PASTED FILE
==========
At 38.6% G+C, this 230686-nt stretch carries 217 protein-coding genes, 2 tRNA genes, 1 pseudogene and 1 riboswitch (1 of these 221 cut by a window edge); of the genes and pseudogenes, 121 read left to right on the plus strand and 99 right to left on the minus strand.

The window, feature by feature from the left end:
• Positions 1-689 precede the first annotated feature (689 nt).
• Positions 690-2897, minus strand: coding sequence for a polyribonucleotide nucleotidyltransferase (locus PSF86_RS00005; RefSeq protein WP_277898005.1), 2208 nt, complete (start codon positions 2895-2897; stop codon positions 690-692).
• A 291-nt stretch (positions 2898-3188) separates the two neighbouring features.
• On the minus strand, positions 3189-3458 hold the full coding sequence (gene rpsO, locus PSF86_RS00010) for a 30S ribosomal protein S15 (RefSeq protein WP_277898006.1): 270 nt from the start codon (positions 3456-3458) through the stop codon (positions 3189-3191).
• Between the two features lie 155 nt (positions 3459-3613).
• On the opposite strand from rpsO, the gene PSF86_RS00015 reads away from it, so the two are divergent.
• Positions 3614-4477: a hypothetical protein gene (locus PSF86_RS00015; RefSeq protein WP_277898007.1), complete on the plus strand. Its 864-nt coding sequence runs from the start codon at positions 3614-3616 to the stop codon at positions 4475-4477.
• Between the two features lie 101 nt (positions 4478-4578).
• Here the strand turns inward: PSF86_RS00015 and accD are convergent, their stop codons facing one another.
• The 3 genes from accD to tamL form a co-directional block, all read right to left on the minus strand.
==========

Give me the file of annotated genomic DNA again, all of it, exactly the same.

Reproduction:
At 38.6% G+C, this 230686-nt stretch carries 217 protein-coding genes, 2 tRNA genes, 1 pseudogene and 1 riboswitch (1 of these 221 cut by a window edge); of the genes and pseudogenes, 121 read left to right on the plus strand and 99 right to left on the minus strand.

The window, feature by feature from the left end:
• Positions 1-689 precede the first annotated feature (689 nt).
• Positions 690-2897, minus strand: coding sequence for a polyribonucleotide nucleotidyltransferase (locus PSF86_RS00005; RefSeq protein WP_277898005.1), 2208 nt, complete (start codon positions 2895-2897; stop codon positions 690-692).
• A 291-nt stretch (positions 2898-3188) separates the two neighbouring features.
• On the minus strand, positions 3189-3458 hold the full coding sequence (gene rpsO, locus PSF86_RS00010) for a 30S ribosomal protein S15 (RefSeq protein WP_277898006.1): 270 nt from the start codon (positions 3456-3458) through the stop codon (positions 3189-3191).
• Between the two features lie 155 nt (positions 3459-3613).
• On the opposite strand from rpsO, the gene PSF86_RS00015 reads away from it, so the two are divergent.
• Positions 3614-4477: a hypothetical protein gene (locus PSF86_RS00015; RefSeq protein WP_277898007.1), complete on the plus strand. Its 864-nt coding sequence runs from the start codon at positions 3614-3616 to the stop codon at positions 4475-4477.
• Between the two features lie 101 nt (positions 4478-4578).
• Here the strand turns inward: PSF86_RS00015 and accD are convergent, their stop codons facing one another.
• The 3 genes from accD to tamL form a co-directional block, all read right to left on the minus strand.